Journalists, attorneys oppose change restricting cameras in Utah courts
Laura Seitz, Deseret News
SALT LAKE CITY — For more than a year, a team of judges, attorneys and court administrators worked to craft finely a rule that would allow — for the first time in Utah history — the use of electronic media and television cameras into the state's courtrooms.
Utahns were able to witness firsthand what goes on inside their courtrooms.
But it took just over a year for that presumptive openness to face added restrictions, which were voted in after being proposed at a single meeting of the Utah Judicial Council in April. The rule was changed to separate domestic relations cases, including divorces and guardianship hearings, from all other court cases and require those requesting to record such hearings to explain why they should be allowed to do so.
Previously, all court hearings were open unless a judge could justify barring electronic media coverage.
Court officials maintain it's a privacy matter. But family law attorney Eric Johnson, who has issued numerous requests to record the hearings, and media attorney David Reymann — who is working with the Utah Headliners Chapter of the Society of Professional Journalists in opposing the change — argue the restriction was a hasty one made with Johnson in mind that will have negative ramifications.
"It's all about this one person," Reymann said. "When you change the rule to react to one specific situation, it's not good policy. It's an overreaction to one incident."
Brent Johnson, general counsel for the Utah State Courts, said he has tried hard not to make the change about a single person, though he did say that the requests of a specific person "pointed out an issue" that contributed to the rule change.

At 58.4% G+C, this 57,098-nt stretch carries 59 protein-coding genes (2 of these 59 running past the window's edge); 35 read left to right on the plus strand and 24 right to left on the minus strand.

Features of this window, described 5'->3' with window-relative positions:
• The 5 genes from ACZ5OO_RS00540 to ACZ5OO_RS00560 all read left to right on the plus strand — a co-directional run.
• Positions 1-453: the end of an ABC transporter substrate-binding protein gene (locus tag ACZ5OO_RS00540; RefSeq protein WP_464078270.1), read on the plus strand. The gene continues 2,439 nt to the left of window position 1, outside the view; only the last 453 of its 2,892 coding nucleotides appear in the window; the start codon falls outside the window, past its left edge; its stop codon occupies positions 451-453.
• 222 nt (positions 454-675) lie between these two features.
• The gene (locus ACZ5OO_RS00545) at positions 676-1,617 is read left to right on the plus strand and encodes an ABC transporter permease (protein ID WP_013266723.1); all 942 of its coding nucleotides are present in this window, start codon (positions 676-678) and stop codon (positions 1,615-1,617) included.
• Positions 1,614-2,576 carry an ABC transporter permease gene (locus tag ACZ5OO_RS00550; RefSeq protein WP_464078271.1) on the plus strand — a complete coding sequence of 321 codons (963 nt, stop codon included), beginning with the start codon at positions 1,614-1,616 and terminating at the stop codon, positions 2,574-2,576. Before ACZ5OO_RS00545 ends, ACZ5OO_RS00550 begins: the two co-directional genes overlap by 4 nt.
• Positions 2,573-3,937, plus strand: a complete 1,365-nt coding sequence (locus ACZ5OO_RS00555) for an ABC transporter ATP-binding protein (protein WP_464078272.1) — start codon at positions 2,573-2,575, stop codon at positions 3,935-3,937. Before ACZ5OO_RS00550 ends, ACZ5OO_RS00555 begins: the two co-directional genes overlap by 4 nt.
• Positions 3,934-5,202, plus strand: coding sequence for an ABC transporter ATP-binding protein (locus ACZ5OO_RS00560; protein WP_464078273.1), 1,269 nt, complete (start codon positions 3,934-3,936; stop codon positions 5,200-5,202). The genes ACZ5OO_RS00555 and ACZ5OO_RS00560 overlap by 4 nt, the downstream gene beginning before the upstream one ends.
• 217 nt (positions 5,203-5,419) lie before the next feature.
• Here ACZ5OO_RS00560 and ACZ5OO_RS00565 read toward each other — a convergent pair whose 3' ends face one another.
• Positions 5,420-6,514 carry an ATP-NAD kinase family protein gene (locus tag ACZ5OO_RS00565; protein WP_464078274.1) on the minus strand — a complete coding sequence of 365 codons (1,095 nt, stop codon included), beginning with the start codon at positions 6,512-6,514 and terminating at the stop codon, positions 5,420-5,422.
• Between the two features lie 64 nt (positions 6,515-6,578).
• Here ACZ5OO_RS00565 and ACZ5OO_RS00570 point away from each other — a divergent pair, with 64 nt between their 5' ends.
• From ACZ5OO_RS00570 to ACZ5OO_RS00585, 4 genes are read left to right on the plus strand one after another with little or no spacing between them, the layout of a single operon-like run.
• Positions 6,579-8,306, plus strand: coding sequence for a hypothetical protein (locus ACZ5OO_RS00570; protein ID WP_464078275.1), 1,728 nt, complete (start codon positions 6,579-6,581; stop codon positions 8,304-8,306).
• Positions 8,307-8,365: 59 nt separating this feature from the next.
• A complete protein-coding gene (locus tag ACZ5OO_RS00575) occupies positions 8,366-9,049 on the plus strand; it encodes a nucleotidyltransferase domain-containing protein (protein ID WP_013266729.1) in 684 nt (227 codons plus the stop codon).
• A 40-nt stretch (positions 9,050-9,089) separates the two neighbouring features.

"Mostly it's a burden shifting," he said. "It still allows recording in those proceedings, it just puts the burden on the person who wants to record. In certain case types, the case files are private and they just decided that in all those case types where the case files are private, they're going to take away the presumption (of openness) in those cases just because of those heightened privacy concerns."
Reymann said the privacy of documents is irrelevant. Just because some court documents are private does not mean that cameras should be kept from hearings that are open to the public.
The initial rule recognized that there is no real difference between a camera and a reporter sitting in a courtroom, Reymann said. The rule change again tries to draw the distinction between cameras and reporters and undermines the benefits of public access to the courts.
"Allowing the public to directly observe what goes on, rather than get secondhand accounts from reporters increases their understanding of the judicial system, increases accountability and increases public confidence," Reymann said.
"It's particularly important for domestic cases, because members of the public are more likely to be involved in domestic law case than any other aspect of the judicial system in the course of their lives."
Eric Johnson said the goal of helping Utahns understand and observe what goes on in domestic relations hearings is the reason he started a YouTube channel called Utah Family Law TV and why he's made requests to record as many as 30 different hearings since January. He said he was allowed to record one, in Provo's 4th District Court.
"What people's expectation of the law and the operations of the courts are, are about 180 degrees different from the way the law and the courts actually work," Eric Johnson said. "And so the reason I established the channel and the reason I'm trying to cover the proceedings is because the news is in the proceedings — not the people or the participants."
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